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Scott's Last Expedition

Friday, March 31st 1911

I studied the wind blowing along the ridge yesterday and came to the conclusion that a comparatively thin shaft of air was moving along the ridge from Erebus. On either side of the ridge it seemed to pour down from the ridge itself – there was practically no wind on the sea ice off Pram Point, and to the westward of Hut Point the frost smoke was drifting to the N.W. The temperature ranges about zero. It seems to be almost certain that the perpetual wind is due to the open winter. Meanwhile the sea refuses to freeze over.

Wright pointed out the very critical point which zero temperature represents in the freezing of salt water, being the freezing temperature of concentrated brine – a very few degrees above or below zero would make all the difference to the rate of increase of the ice thickness.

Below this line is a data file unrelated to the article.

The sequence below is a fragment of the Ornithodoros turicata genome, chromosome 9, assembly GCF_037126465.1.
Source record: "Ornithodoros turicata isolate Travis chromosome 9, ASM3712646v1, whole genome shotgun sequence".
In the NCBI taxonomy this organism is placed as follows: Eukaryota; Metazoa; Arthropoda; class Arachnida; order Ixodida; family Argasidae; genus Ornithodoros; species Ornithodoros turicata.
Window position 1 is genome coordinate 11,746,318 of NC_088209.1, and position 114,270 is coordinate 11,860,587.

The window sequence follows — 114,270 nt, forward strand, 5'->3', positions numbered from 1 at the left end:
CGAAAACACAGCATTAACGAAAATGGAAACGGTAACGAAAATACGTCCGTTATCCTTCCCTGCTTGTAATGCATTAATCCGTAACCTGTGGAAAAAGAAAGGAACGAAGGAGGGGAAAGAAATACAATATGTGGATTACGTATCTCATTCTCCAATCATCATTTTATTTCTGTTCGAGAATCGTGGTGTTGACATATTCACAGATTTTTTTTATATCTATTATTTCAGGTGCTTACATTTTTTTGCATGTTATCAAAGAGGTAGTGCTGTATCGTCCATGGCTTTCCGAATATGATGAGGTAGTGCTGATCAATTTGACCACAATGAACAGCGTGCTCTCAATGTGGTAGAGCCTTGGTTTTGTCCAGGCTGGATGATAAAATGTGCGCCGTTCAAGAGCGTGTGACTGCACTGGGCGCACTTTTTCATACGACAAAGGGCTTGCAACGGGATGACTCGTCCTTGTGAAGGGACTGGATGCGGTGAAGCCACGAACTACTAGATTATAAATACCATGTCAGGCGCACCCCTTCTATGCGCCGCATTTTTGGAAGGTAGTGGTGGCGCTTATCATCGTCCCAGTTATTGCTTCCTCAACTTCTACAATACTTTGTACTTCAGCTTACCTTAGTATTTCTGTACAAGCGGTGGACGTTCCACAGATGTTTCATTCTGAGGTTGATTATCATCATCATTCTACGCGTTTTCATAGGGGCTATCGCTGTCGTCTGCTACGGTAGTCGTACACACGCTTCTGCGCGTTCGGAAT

Yesterday the ice was 8 inches in places east of Cape Armitage and 6 inches in our Bay: it was said to be fast to the south of the Glacier Tongue well beyond Turtleback Island and to the north out of the Islands, except for a strip of water immediately north of the Tongue.

We are good for another week in pretty well every commodity and shall then have to reduce luxuries. But we have plenty of seal meat, blubber and biscuit, and can therefore remain for a much longer period if needs be. Meanwhile the days are growing shorter and the weather colder.

Dr Simpson’s Laboratory
“Dr Simpson’s Laboratory”

Simpson’s lab
“Simpson’s lab”

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